Over this past week we have been seeing more species every day, but it still feels as though migration is taking its time getting started. Canada and white-fronted goose have been seen on most mornings moving over in large flocks, and on a couple days there was decent migration of sandhill crane as well. Raptor observation such as northern harrier and sharp-shinned hawks are daily increasing, but songbird observations are still pretty low. Myrtle warbler are starting to move, as are American pipit, Lapland longspur and blackbirds or various species. As is natural, the more new migrants we start the see, the less we see of the early migrants. American robin, slate-coloured junco, American tree sparrow and common redpoll have slowly, but steadily, petered out over the week.
Speaking of American robin, last week I wrote about Ruthie Oliver who is up from Columbia University for a third year of tagging robins with GPS backpacks. Unfortunately this year is not going as well as the last two years. Many of our species-specific projects involve catching birds on the breeding grounds which is relatively easy if a person has a good understanding of bird behaviour. Once male birds have staked out a territory they will defend it tirelessly against other males of the same species. So all we have to do is find a bird singing on territory, set a net and then play a recording of that bird species’ song and the target bird will swoop in to attack the ‘intruder’ and get caught in our net.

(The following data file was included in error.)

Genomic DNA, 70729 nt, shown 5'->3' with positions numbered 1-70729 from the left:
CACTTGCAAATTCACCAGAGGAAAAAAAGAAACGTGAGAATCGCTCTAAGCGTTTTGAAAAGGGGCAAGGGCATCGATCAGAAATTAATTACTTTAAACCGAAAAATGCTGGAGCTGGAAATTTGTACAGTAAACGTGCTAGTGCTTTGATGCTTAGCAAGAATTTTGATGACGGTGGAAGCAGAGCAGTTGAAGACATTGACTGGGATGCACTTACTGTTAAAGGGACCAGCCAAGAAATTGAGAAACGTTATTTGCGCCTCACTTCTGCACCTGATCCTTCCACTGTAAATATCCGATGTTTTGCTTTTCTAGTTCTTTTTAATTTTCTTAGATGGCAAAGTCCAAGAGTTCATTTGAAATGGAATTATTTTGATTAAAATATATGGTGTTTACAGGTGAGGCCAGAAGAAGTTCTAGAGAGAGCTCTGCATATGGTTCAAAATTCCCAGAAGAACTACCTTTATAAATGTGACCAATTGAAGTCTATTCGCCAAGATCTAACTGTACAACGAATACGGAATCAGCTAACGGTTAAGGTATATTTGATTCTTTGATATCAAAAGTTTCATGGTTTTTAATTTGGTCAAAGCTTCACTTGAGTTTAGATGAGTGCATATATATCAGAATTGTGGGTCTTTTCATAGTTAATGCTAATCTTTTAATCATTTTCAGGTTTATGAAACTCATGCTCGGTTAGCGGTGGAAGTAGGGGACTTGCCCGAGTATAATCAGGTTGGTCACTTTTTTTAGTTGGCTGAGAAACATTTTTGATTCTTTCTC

This project, though, is focusing on migrating birds because Ruthie wants to track their migration through the boreal forest and see how they use the landscape while on the move. Being that they are not on territory we have no solid way of attracting/catching these birds so we have to rely entirely on being in the right place at the right time to catch them while they are stopped to feed. The large lawn areas around the Boreal Centre are generally very attractive to migrating robins; every year there are a few days in late April where hundreds of robins stop to feed on the lawn for an hour or two before continuing in their migration. Knowing there is a high probability of robins choosing this area as a stop-over site we have set nets all around it so we can catch them while they forage. The last two years we were successful, but this year we have not seen a single robin stop to feed here. I believe what happened is all the migrating robins got held up in Calgary and Edmonton mid-April when it was storming down south. The robins must have stayed there for a few days waiting out the weather and rebuilding their fat reserves before resuming migration. By the time they were able to migrate again they were well fed and probably felt no need to ‘stop for gas’ in Slave Lake and just flew right on over us. With the project ending in a couple days it seems likely that only three of the 27 GPS tags will be deployed this spring.
Well if that is the bad news, this is the good news: we banded not one, not two, but four common redpolls this past week. The common redpoll is now the 106th species to be banded at the LSLBO since the only other redpoll we have ever caught was a hoary redpoll.